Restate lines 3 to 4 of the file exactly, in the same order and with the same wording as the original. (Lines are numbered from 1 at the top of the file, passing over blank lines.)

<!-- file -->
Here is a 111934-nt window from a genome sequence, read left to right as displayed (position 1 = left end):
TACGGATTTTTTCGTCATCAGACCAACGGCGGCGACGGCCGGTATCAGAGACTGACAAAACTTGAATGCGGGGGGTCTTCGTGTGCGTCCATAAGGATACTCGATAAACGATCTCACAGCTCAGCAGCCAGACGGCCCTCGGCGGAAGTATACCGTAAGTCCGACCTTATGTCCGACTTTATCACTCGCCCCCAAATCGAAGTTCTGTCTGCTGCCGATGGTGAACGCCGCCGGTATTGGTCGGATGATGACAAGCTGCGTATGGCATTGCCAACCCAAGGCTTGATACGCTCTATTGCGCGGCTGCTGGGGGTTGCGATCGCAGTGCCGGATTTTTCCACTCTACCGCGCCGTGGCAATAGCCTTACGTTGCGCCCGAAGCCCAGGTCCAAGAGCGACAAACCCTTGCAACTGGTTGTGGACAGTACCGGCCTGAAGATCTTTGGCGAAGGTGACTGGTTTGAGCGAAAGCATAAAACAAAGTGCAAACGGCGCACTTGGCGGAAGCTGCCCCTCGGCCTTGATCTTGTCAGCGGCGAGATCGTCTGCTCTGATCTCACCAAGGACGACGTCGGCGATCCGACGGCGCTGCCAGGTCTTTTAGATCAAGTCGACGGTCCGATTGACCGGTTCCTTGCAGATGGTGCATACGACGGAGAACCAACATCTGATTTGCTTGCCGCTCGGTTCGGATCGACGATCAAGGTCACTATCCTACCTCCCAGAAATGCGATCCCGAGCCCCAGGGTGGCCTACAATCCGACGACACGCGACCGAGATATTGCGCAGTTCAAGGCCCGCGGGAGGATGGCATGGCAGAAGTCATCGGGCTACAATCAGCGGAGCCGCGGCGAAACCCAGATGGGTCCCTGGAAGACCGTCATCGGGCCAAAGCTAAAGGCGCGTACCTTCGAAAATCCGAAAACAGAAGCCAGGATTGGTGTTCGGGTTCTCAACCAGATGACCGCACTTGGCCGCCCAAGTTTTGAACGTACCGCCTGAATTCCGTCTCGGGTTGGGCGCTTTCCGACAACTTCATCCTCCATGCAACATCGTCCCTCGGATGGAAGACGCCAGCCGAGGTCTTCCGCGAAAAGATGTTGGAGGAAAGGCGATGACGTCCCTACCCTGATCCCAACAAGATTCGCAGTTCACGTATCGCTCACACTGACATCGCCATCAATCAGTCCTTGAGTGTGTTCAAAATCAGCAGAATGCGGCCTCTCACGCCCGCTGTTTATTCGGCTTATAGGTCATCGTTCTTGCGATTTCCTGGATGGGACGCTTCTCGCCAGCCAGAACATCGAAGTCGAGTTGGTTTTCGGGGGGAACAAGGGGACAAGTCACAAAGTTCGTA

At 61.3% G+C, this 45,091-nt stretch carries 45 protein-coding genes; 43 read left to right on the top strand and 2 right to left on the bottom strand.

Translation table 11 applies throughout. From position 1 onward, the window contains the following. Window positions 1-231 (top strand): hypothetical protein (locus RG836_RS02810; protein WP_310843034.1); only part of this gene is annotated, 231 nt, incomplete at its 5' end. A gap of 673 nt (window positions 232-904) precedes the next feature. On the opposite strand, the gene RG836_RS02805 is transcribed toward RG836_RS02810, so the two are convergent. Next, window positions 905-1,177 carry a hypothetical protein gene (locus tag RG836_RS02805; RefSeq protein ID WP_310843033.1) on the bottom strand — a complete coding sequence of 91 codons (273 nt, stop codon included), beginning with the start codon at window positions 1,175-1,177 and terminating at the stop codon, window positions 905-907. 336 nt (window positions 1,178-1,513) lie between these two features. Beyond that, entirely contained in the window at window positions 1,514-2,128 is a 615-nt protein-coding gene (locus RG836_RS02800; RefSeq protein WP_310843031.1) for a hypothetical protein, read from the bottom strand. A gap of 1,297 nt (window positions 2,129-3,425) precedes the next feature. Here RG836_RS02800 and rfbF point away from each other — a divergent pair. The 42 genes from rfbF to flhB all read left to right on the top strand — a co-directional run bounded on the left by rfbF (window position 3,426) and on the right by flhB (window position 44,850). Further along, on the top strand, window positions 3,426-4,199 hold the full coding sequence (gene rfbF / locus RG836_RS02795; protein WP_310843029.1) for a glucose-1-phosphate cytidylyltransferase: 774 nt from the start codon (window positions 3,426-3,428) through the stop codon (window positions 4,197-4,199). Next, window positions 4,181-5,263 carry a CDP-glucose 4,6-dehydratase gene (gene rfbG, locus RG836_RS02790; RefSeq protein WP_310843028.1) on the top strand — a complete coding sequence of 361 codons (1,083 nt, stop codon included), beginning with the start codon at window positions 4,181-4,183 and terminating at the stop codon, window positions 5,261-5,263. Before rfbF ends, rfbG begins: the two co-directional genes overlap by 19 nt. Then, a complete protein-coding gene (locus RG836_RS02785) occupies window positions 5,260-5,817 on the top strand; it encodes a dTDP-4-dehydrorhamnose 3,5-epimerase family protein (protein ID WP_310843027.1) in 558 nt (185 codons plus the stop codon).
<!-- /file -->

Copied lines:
At 61.3% G+C, this 45,091-nt stretch carries 45 protein-coding genes; 43 read left to right on the top strand and 2 right to left on the bottom strand.

Translation table 11 applies throughout. From position 1 onward, the window contains the following. Window positions 1-231 (top strand): hypothetical protein (locus RG836_RS02810; protein WP_310843034.1); only part of this gene is annotated, 231 nt, incomplete at its 5' end. A gap of 673 nt (window positions 232-904) precedes the next feature. On the opposite strand, the gene RG836_RS02805 is transcribed toward RG836_RS02810, so the two are convergent. Next, window positions 905-1,177 carry a hypothetical protein gene (locus tag RG836_RS02805; RefSeq protein ID WP_310843033.1) on the bottom strand — a complete coding sequence of 91 codons (273 nt, stop codon included), beginning with the start codon at window positions 1,175-1,177 and terminating at the stop codon, window positions 905-907. 336 nt (window positions 1,178-1,513) lie between these two features. Beyond that, entirely contained in the window at window positions 1,514-2,128 is a 615-nt protein-coding gene (locus RG836_RS02800; RefSeq protein WP_310843031.1) for a hypothetical protein, read from the bottom strand. A gap of 1,297 nt (window positions 2,129-3,425) precedes the next feature. Here RG836_RS02800 and rfbF point away from each other — a divergent pair. The 42 genes from rfbF to flhB all read left to right on the top strand — a co-directional run bounded on the left by rfbF (window position 3,426) and on the right by flhB (window position 44,850). Further along, on the top strand, window positions 3,426-4,199 hold the full coding sequence (gene rfbF / locus RG836_RS02795; protein WP_310843029.1) for a glucose-1-phosphate cytidylyltransferase: 774 nt from the start codon (window positions 3,426-3,428) through the stop codon (window positions 4,197-4,199). Next, window positions 4,181-5,263 carry a CDP-glucose 4,6-dehydratase gene (gene rfbG, locus RG836_RS02790; RefSeq protein WP_310843028.1) on the top strand — a complete coding sequence of 361 codons (1,083 nt, stop codon included), beginning with the start codon at window positions 4,181-4,183 and terminating at the stop codon, window positions 5,261-5,263. Before rfbF ends, rfbG begins: the two co-directional genes overlap by 19 nt. Then, a complete protein-coding gene (locus RG836_RS02785) occupies window positions 5,260-5,817 on the top strand; it encodes a dTDP-4-dehydrorhamnose 3,5-epimerase family protein (protein ID WP_310843027.1) in 558 nt (185 codons plus the stop codon).